Take a look at this photograph.
See those imposing walls? That massive, two mile long, curtain wall is still complete and still mostly in good condition, not having been torn apart for building materials, succumbed to developmental stress as in European cities or having been perforated by “heritage hotels” as was the fate of the fort in Jaiselmer. That moat is 80 feet across. Once upon a time, it was home to numerous crocodiles and snakes to ward off attackers. It is probably still home to many snakes. Places like this are where the stereotype of a crocodile infested moat come from. See the fort up on the rocky hill? That is Krishnagiri; the queen’s fort. Rajagiri (the king’s fort) and a third fort, called Chamar Tikri, are on a hill a kilometer to the left and behind the camera respectively.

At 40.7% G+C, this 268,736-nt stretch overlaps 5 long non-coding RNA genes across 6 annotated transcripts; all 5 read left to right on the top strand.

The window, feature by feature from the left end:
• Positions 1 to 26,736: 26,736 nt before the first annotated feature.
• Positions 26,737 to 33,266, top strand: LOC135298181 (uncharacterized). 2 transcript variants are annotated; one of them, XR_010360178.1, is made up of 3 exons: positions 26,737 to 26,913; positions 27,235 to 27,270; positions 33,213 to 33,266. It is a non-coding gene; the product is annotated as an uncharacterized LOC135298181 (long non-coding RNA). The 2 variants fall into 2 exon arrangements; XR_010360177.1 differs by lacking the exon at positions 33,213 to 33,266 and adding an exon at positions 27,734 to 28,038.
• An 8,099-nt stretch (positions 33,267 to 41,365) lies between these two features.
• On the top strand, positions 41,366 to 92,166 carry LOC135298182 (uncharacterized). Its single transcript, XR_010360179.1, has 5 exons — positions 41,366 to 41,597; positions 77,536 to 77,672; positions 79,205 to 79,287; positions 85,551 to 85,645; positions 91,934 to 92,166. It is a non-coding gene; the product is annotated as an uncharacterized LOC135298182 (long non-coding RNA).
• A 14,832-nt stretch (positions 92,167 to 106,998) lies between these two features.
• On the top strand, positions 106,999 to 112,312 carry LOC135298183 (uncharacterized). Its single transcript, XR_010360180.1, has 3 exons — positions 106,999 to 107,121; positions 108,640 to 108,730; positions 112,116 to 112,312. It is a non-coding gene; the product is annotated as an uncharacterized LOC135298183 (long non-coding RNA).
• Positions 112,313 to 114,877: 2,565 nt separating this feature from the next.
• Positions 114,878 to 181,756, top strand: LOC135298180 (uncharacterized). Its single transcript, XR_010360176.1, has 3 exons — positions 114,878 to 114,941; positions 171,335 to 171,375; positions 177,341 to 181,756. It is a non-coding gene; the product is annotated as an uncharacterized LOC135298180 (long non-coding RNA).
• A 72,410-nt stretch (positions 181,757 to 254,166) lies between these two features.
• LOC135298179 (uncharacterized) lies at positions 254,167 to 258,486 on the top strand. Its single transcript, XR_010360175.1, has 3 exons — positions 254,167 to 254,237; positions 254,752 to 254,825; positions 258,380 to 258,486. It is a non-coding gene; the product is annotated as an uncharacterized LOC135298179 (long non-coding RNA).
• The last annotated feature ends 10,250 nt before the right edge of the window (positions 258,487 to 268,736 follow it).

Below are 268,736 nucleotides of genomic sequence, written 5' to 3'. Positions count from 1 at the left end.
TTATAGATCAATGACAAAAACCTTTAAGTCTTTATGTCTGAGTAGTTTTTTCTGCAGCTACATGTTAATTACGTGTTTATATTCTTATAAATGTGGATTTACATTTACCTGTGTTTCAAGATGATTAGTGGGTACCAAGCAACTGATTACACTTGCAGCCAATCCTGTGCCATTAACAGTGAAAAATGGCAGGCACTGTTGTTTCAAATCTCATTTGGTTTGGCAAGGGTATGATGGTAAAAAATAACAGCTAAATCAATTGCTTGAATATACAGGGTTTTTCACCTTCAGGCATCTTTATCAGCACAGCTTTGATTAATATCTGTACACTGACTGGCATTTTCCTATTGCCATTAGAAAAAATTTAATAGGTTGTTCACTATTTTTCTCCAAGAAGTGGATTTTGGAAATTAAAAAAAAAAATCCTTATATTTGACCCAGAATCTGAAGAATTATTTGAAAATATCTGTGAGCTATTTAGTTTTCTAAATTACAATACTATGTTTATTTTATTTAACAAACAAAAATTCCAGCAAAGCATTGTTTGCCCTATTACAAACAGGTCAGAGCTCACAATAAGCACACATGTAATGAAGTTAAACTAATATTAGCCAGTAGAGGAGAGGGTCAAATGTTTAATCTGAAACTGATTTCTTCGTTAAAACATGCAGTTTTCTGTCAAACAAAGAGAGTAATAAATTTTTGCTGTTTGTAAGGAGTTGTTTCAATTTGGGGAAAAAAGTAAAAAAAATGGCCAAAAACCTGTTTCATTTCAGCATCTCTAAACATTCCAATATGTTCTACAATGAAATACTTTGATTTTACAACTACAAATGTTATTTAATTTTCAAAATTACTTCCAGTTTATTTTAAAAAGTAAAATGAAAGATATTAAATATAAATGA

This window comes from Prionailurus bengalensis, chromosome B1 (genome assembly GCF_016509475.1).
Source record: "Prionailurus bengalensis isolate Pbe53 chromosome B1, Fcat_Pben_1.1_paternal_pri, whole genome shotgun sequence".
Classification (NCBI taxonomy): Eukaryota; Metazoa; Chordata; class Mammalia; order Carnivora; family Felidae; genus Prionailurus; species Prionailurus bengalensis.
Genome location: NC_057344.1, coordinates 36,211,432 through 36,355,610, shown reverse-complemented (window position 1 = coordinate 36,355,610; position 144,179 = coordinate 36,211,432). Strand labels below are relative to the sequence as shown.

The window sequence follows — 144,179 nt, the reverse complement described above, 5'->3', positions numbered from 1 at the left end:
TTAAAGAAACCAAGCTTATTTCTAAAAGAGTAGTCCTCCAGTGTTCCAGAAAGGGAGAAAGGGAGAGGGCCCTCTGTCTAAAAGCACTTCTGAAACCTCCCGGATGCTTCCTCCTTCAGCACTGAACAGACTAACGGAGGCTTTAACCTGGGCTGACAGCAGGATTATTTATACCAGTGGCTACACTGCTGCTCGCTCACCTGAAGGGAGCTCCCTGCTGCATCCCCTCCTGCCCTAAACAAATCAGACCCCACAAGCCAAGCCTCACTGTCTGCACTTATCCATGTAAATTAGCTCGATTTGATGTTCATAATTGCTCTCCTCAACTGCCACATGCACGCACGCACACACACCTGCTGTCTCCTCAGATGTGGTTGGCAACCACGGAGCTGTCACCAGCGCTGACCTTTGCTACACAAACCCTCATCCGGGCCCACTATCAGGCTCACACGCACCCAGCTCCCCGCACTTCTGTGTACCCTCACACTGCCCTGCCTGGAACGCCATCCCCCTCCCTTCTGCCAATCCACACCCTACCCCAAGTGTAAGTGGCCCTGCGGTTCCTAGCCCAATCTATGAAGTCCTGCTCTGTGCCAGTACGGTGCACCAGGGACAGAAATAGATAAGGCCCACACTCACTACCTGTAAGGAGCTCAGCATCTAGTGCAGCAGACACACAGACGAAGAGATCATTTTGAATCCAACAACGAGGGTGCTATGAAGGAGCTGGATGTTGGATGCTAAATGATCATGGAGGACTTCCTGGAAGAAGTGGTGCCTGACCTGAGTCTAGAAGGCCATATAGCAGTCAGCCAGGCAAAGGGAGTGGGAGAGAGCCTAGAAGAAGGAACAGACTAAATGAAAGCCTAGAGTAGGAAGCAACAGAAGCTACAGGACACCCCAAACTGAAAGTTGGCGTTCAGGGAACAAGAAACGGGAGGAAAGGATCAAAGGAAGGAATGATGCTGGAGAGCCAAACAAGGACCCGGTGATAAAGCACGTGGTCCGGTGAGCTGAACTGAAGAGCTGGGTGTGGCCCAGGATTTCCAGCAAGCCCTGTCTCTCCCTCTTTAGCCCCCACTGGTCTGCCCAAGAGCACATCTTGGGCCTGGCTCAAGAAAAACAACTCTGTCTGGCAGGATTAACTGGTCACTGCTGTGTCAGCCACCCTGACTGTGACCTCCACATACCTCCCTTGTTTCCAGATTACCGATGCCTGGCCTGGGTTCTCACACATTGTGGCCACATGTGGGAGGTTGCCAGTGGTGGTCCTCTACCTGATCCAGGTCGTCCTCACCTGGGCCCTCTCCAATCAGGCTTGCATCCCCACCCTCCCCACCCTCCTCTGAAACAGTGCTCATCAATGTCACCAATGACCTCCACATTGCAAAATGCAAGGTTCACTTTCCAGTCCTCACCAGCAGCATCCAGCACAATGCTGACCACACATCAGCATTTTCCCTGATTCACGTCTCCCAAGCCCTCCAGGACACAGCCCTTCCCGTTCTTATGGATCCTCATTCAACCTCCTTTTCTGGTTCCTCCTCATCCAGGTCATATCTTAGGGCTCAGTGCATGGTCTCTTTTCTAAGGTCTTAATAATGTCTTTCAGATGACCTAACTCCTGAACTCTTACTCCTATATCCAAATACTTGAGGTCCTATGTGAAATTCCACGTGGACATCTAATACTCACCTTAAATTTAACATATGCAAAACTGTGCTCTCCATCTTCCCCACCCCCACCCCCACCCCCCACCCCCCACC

Welcome to Gingee!
The fortress complex at Gingee was originaly built in the 9th century and considerably upgraded in the 13th century. It was self sustaining. In the 17th century, the invading Mughals required a seven year siege in order to capture the fort. Father Pinments, British visitor in the 18th century, called it the “Troy of the East”. One can easily spend a full day here and not see everything.
What don’t you see in that picture? People!
Strangely enough, while Mahabalipuram, two hours away, is mobbed with tourists, Gingee, despite its scenic delights and colorful history; is empty. That is something that I’ll never understand about this country.